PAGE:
There's a new review for Too Many Magpies in the magazine Front&Centre. Interestingly, although the reviewer was clearly engaged by the book in the end, he seems to have struggled initially, mainly because he says that knowing that I'm also a playwright gave him misleading expectations. What tripped him up was the internal nature of the book. In a play, where we observe characters from the outside, we are often aware of meanings and implications that remain a puzzle to the characters, and it was a while before he realized that in Too Many Magpies we are meant to share the protagonist's puzzlement and sense of mystery.
It set me thinking. People often ask me if I know from the start whether a piece of writing is going to be a play or a novel, and I do, and this clarifies to some extent why: it's very much to do with the perspective. Too Many Magpies is about not only uncertainty, but the experience of uncertainty which I wanted the reader to share, and so that's how it came to me: as an interior first-person narration, ie a novel, and it just couldn't have been anything else.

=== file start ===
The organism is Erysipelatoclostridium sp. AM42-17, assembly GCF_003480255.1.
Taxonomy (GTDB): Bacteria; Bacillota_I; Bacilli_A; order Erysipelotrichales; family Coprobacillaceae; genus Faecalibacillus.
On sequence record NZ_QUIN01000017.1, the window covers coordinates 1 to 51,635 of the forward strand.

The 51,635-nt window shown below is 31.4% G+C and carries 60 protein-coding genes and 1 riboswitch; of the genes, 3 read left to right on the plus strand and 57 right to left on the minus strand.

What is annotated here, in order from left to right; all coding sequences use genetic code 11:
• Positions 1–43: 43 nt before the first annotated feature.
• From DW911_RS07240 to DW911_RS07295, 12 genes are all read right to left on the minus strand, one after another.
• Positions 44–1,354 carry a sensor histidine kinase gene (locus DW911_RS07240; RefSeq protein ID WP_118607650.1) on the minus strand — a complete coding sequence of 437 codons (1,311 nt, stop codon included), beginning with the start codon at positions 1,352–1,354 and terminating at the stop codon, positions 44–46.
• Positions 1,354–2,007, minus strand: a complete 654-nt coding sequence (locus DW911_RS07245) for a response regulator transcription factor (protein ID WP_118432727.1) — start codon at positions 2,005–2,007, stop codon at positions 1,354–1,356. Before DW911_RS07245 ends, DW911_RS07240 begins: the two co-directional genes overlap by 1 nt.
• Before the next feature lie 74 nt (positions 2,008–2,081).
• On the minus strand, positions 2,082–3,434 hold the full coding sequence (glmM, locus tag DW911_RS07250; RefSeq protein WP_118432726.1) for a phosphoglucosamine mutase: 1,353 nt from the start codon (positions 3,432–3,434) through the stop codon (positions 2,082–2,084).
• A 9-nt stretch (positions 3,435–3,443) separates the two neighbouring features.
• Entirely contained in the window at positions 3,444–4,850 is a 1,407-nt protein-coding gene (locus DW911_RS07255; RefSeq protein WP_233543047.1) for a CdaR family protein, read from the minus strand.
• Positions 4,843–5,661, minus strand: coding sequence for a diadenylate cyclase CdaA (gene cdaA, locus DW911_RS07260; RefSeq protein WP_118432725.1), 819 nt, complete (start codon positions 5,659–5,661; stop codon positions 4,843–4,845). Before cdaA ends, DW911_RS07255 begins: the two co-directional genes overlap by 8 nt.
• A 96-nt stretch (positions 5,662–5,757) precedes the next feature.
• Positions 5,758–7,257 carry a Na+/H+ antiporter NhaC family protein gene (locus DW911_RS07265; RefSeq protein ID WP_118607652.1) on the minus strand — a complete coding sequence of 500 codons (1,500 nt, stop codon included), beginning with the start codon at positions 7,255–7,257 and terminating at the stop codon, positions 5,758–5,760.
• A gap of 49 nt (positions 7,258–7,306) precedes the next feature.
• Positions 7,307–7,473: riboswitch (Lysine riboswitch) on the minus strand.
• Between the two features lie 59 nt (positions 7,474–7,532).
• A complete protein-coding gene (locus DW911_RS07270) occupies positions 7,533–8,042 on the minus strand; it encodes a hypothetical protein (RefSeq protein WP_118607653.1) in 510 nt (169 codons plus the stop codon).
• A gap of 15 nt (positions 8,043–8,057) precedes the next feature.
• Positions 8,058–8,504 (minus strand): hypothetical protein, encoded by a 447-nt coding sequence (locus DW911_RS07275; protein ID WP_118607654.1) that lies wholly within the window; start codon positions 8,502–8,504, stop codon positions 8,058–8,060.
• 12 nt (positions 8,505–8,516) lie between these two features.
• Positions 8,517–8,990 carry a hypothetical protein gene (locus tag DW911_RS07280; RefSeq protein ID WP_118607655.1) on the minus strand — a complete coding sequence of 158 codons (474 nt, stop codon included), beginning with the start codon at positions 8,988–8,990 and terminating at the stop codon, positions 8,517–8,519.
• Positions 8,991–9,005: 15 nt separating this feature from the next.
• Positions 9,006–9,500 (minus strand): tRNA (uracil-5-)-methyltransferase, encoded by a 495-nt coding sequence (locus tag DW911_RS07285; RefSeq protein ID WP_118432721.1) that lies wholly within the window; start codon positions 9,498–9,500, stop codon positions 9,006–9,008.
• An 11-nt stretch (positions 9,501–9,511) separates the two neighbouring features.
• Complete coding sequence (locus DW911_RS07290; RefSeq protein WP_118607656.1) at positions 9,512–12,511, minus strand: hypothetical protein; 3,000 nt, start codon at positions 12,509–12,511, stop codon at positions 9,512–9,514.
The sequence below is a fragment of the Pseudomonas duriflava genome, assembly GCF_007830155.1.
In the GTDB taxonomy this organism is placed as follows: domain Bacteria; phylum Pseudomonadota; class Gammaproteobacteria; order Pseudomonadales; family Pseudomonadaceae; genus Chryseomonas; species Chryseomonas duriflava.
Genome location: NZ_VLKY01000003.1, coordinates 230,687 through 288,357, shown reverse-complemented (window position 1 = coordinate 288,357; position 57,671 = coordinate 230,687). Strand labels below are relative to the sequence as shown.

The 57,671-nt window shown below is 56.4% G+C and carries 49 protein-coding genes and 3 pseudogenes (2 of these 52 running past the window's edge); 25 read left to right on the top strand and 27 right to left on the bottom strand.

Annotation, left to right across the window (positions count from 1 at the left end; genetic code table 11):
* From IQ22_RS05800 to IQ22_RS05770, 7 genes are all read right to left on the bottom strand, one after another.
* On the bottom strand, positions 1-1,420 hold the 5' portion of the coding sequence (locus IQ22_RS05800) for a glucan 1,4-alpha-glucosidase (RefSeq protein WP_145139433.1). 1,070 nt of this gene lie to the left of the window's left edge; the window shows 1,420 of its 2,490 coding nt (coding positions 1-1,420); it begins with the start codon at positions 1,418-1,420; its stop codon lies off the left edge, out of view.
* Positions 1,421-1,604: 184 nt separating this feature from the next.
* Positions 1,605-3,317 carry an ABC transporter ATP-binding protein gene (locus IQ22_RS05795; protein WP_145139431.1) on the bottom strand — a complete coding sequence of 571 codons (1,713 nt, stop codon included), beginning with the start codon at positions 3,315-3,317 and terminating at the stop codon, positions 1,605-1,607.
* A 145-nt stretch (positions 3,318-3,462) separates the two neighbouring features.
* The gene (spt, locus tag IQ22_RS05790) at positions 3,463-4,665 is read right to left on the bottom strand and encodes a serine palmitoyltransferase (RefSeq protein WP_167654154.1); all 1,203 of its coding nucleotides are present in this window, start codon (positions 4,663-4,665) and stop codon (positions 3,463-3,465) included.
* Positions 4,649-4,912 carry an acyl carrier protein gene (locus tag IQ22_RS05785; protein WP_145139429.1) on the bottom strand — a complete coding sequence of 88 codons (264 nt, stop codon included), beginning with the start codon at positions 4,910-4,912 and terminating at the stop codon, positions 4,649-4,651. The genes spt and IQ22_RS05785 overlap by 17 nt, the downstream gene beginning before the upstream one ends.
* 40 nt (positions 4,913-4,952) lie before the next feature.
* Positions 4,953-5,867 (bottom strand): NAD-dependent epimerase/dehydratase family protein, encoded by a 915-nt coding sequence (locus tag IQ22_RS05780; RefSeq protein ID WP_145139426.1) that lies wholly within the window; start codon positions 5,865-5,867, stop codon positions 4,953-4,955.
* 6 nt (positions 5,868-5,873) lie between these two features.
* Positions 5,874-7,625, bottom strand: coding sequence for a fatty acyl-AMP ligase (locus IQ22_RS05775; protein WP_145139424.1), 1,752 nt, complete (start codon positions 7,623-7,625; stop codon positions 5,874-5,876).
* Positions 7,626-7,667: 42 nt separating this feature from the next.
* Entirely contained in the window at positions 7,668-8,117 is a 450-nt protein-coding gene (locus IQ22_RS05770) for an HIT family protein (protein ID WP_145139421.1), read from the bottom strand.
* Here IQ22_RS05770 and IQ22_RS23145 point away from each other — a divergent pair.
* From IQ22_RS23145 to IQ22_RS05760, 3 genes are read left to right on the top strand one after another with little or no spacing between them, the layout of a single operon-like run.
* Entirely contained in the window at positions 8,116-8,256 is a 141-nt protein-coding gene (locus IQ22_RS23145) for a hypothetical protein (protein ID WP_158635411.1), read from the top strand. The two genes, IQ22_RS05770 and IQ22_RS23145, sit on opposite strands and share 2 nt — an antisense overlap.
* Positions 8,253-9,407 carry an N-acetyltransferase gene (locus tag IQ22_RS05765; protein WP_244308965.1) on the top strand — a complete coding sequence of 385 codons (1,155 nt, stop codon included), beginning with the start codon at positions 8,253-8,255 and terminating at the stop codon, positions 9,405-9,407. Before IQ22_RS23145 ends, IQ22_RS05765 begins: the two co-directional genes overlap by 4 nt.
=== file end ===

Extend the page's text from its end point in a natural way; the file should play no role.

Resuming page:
There's another curious thing about this review. So many reviews of this book have called the prose spare, yet this reviewer calls it 'oft-florid'. It seems to me that it would be pretty difficult to be both. In fact my aim in writing is always to be vivid and often visual (which is perhaps what leads to florid?) while striving at all times for economy and concision (which is probably what makes people call it spare) - which seems to give rise to some very opposite descriptions of my prose!